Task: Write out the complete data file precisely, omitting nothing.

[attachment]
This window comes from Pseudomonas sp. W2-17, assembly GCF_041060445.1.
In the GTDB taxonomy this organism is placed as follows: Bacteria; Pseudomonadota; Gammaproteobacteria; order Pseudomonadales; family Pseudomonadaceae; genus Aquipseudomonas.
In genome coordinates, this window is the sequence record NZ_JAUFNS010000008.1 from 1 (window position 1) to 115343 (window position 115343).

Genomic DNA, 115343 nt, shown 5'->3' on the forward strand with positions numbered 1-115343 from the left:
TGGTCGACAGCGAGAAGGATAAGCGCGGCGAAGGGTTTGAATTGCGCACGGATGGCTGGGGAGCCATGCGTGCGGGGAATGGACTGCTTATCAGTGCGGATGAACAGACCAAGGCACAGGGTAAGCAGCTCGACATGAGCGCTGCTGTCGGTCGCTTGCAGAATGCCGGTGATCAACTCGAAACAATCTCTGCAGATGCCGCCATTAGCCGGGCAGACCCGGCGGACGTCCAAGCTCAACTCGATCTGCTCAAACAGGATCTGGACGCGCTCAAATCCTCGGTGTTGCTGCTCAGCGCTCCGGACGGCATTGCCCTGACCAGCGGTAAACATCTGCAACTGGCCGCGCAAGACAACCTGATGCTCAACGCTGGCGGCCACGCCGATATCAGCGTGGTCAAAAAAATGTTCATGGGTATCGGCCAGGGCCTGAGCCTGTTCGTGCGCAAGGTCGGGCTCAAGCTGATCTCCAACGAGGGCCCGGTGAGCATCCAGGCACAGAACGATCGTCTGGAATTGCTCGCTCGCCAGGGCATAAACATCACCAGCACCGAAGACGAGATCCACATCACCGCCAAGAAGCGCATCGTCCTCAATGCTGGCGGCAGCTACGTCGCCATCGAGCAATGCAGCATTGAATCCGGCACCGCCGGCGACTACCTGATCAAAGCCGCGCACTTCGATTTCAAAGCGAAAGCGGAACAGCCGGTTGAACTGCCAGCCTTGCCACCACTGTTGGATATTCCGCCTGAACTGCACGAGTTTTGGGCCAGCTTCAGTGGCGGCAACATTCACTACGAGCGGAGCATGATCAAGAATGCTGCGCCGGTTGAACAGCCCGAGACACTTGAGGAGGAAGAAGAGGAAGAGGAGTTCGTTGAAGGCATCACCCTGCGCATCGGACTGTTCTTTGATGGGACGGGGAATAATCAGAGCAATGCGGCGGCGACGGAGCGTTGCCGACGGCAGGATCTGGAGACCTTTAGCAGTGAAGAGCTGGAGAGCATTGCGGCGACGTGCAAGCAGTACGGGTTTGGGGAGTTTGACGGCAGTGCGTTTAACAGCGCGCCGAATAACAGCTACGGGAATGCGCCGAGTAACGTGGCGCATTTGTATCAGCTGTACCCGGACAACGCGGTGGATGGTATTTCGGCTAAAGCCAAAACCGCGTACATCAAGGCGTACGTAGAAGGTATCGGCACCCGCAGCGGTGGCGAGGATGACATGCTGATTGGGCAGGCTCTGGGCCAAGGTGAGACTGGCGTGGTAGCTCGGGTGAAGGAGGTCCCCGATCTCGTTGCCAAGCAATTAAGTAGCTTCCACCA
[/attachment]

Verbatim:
This window comes from Pseudomonas sp. W2-17, assembly GCF_041060445.1.
In the GTDB taxonomy this organism is placed as follows: Bacteria; Pseudomonadota; Gammaproteobacteria; order Pseudomonadales; family Pseudomonadaceae; genus Aquipseudomonas.
In genome coordinates, this window is the sequence record NZ_JAUFNS010000008.1 from 1 (window position 1) to 115343 (window position 115343).

Genomic DNA, 115343 nt, shown 5'->3' on the forward strand with positions numbered 1-115343 from the left:
TGGTCGACAGCGAGAAGGATAAGCGCGGCGAAGGGTTTGAATTGCGCACGGATGGCTGGGGAGCCATGCGTGCGGGGAATGGACTGCTTATCAGTGCGGATGAACAGACCAAGGCACAGGGTAAGCAGCTCGACATGAGCGCTGCTGTCGGTCGCTTGCAGAATGCCGGTGATCAACTCGAAACAATCTCTGCAGATGCCGCCATTAGCCGGGCAGACCCGGCGGACGTCCAAGCTCAACTCGATCTGCTCAAACAGGATCTGGACGCGCTCAAATCCTCGGTGTTGCTGCTCAGCGCTCCGGACGGCATTGCCCTGACCAGCGGTAAACATCTGCAACTGGCCGCGCAAGACAACCTGATGCTCAACGCTGGCGGCCACGCCGATATCAGCGTGGTCAAAAAAATGTTCATGGGTATCGGCCAGGGCCTGAGCCTGTTCGTGCGCAAGGTCGGGCTCAAGCTGATCTCCAACGAGGGCCCGGTGAGCATCCAGGCACAGAACGATCGTCTGGAATTGCTCGCTCGCCAGGGCATAAACATCACCAGCACCGAAGACGAGATCCACATCACCGCCAAGAAGCGCATCGTCCTCAATGCTGGCGGCAGCTACGTCGCCATCGAGCAATGCAGCATTGAATCCGGCACCGCCGGCGACTACCTGATCAAAGCCGCGCACTTCGATTTCAAAGCGAAAGCGGAACAGCCGGTTGAACTGCCAGCCTTGCCACCACTGTTGGATATTCCGCCTGAACTGCACGAGTTTTGGGCCAGCTTCAGTGGCGGCAACATTCACTACGAGCGGAGCATGATCAAGAATGCTGCGCCGGTTGAACAGCCCGAGACACTTGAGGAGGAAGAAGAGGAAGAGGAGTTCGTTGAAGGCATCACCCTGCGCATCGGACTGTTCTTTGATGGGACGGGGAATAATCAGAGCAATGCGGCGGCGACGGAGCGTTGCCGACGGCAGGATCTGGAGACCTTTAGCAGTGAAGAGCTGGAGAGCATTGCGGCGACGTGCAAGCAGTACGGGTTTGGGGAGTTTGACGGCAGTGCGTTTAACAGCGCGCCGAATAACAGCTACGGGAATGCGCCGAGTAACGTGGCGCATTTGTATCAGCTGTACCCGGACAACGCGGTGGATGGTATTTCGGCTAAAGCCAAAACCGCGTACATCAAGGCGTACGTAGAAGGTATCGGCACCCGCAGCGGTGGCGAGGATGACATGCTGATTGGGCAGGCTCTGGGCCAAGGTGAGACTGGCGTGGTAGCTCGGGTGAAGGAGGTCCCCGATCTCGTTGCCAAGCAATTAAGTAGCTTCCACCA